A close friend turned 40 and was debating with his wife that he didn’t need to get screened for prostate cancer – he was too young. She reminded him that because his father had the disease, he was at a much higher risk and needed to start screening earlier. The typical age to start screening is 50.
My friend, like so many men, is uncomfortable even thinking about a prostate exam, much less scheduling one. But, we know that when prostate cancer is detected early, the five-year survival rate is 95 percent. Once it spreads beyond the prostate, the five-year survival rate drops to 33.5 percent.
Older men are more at risk. According to the National Cancer Institute, nearly 63 percent of prostate cancer cases occurring in men age 65 and older and African American men are at a higher risk.
Understanding the results of this critical screening test is important, but it can be confusing. So let’s start at the beginning.
What is a prostate screening?
According to urologist Jaspreet Singh, MD, prostate screenings should consist of a PSA test AND a digital rectal exam (DRE). “Because there are so many factors that can impact a PSA score, you need to do a DRE so that you can try to feel for any masses in the prostate,” Dr. Singh explains.
What is PSA?
Prostate-specific antigen (PSA) is a protein produced by cells of the prostate gland. The prostate screening measures the level of PSA in the blood. The doctor takes a blood sample, and the amount of PSA is measured in a laboratory. If cancer or even benign (non-cancerous) tumors are present in the prostate, the PSA levels rise. But there are other factors that can cause your PSA levels to rise, which is why that test alone is not enough.
What are normal levels for PSA?
“This is where it starts to get a little fuzzy,” Dr. Singh comments. “A normal range is 2.5 to 4. However, if an 80-year-old patient had a 4, I would probably not be too concerned if there were no other indicators, since PSA levels naturally increase as a man ages.
If a 45-year-old patient came back with a 4, I might be more concerned, since he is relatively young and his levels are already on the higher side.”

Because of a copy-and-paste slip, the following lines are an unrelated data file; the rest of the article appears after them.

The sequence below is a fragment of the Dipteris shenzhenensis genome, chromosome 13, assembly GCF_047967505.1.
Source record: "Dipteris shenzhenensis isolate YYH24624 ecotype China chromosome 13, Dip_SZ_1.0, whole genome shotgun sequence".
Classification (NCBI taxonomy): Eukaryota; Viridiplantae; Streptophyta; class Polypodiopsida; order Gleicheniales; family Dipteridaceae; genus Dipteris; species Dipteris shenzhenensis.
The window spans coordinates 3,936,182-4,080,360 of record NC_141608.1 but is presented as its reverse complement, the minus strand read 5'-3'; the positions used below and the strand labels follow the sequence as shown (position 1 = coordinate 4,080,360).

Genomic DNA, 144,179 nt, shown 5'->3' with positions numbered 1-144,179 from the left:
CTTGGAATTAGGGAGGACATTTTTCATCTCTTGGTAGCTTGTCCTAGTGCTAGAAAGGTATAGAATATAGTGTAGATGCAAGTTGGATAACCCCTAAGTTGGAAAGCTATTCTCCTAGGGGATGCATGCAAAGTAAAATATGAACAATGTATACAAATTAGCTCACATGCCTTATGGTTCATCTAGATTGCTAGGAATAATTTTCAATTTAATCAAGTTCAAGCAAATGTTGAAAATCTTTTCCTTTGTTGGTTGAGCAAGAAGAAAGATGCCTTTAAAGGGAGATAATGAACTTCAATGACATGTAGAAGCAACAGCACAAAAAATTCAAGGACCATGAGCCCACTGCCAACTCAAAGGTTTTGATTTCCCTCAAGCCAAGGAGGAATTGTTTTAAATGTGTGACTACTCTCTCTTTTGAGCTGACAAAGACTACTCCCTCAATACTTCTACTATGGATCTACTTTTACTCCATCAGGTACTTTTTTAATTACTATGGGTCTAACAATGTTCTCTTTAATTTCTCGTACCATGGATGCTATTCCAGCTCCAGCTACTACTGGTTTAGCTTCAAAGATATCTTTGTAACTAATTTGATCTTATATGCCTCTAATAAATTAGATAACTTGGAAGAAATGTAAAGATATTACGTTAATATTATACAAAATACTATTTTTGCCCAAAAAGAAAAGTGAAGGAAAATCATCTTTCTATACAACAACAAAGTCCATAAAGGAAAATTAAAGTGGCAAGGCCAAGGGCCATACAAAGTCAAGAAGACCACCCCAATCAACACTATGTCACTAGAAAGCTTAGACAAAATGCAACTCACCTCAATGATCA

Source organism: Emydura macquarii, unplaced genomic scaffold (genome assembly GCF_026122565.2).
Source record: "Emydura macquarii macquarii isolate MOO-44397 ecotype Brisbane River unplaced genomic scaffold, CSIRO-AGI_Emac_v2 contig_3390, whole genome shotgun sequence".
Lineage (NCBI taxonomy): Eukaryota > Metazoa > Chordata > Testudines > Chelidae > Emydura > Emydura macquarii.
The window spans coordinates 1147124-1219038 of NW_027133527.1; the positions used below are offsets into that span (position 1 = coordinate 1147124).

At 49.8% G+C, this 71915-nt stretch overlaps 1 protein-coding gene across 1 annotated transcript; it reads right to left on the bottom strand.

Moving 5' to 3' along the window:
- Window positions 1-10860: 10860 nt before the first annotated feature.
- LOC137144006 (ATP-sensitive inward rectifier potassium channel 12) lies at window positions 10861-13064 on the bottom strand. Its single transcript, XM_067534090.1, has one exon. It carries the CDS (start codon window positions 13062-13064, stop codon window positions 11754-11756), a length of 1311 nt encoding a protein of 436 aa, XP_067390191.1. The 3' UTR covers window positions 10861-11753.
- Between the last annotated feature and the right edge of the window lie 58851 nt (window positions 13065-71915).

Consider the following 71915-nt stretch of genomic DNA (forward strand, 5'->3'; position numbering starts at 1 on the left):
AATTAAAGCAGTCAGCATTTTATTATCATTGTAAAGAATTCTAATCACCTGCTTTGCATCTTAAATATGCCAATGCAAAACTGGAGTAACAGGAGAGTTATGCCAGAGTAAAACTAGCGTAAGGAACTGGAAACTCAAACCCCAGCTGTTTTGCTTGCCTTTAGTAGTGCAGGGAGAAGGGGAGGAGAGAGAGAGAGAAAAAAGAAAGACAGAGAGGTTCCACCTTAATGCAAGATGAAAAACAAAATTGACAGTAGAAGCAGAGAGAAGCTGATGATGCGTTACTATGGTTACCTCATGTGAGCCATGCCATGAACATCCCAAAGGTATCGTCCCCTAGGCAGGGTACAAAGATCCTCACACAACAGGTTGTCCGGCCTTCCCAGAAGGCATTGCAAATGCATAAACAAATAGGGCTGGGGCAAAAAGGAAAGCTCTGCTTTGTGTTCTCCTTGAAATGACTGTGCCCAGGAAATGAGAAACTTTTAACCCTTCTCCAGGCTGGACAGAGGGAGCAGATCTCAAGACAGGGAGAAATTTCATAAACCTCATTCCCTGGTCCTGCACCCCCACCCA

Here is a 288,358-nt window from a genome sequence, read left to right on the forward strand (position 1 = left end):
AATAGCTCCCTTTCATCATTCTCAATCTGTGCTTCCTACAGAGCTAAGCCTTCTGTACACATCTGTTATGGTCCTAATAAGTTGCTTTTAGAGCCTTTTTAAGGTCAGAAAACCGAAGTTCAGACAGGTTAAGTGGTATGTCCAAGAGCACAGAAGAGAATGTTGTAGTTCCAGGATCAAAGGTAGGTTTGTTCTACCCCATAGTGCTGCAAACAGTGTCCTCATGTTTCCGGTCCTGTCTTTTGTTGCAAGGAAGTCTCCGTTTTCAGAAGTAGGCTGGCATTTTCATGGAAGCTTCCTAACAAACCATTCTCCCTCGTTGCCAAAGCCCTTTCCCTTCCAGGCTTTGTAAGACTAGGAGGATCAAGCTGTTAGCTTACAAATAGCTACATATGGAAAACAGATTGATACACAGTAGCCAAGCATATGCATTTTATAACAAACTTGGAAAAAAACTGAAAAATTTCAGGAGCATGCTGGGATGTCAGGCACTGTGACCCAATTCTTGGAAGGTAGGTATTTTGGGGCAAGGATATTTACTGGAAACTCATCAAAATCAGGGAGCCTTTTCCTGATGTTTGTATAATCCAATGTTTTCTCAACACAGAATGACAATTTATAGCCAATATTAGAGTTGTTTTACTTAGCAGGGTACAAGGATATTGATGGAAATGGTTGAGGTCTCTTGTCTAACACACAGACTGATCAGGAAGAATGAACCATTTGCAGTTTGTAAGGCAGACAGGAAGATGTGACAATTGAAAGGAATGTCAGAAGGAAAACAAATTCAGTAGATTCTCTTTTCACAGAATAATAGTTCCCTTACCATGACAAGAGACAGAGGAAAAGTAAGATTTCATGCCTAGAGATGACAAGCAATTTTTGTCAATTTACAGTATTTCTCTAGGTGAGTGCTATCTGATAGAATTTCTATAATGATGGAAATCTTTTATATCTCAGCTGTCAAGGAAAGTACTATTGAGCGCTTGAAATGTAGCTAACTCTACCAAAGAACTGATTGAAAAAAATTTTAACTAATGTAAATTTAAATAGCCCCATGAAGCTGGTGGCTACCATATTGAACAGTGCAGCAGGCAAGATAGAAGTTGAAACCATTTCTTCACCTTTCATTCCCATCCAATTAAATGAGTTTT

“This is exactly why we urge men to get screened every year,” he continues. “If that same 45-year-old patient had no other indicators, we would take another level at this next screening to see if there is a continuing trend upward. That is a better indication that something is going on. We need to look at levels over time.”
What are the factors that can influence a PSA score?
According to Dr. Singh, “Having sex within 72 hours of the exam, taking a long bike ride, a urinary tract infection and prostatitis (an inflammation of the prostate gland). These are just some of the reasons your doctor may get a false-positive.”
If the level comes back very high, and there was a mitigating factor, Dr. Singh recommends screening again in a month. Then if the level was out of the normal range, he would move to the next step.
What is the best advice you would give to men about early diagnosis?
“This is where having an open conversation with your family doctor is so important,” he stresses. It’s also important to ask these questions:
- Do you know your risk factors?
- Are you looking at your levels in conjunction with your age?
- Are you experiencing any other symptoms, i.e. frequent urination, the need to urinate multiple times during the night, pain in the lower back or pelvic region?
Because the prostate is located just below the bladder, it’s easy to ignore important symptoms as something to do with the urinary tract. You are your own best advocate and you know your body.
Dr. Singh urges “any patient to really understand your PSA levels, know your risk factors and pay attention to what your body is telling you.”
And of course, exercise and eating healthy are important, too.
Still have questions? Post your question at Ask The Experts This forum is an opportunity to ask questions and have them answered by our leading experts in the diagnosis and treatment of prostate cancer.
To schedule an appointment with a Jefferson urologist, call 1-800-JEFF-NOW or use our online Find A Doctor tool.
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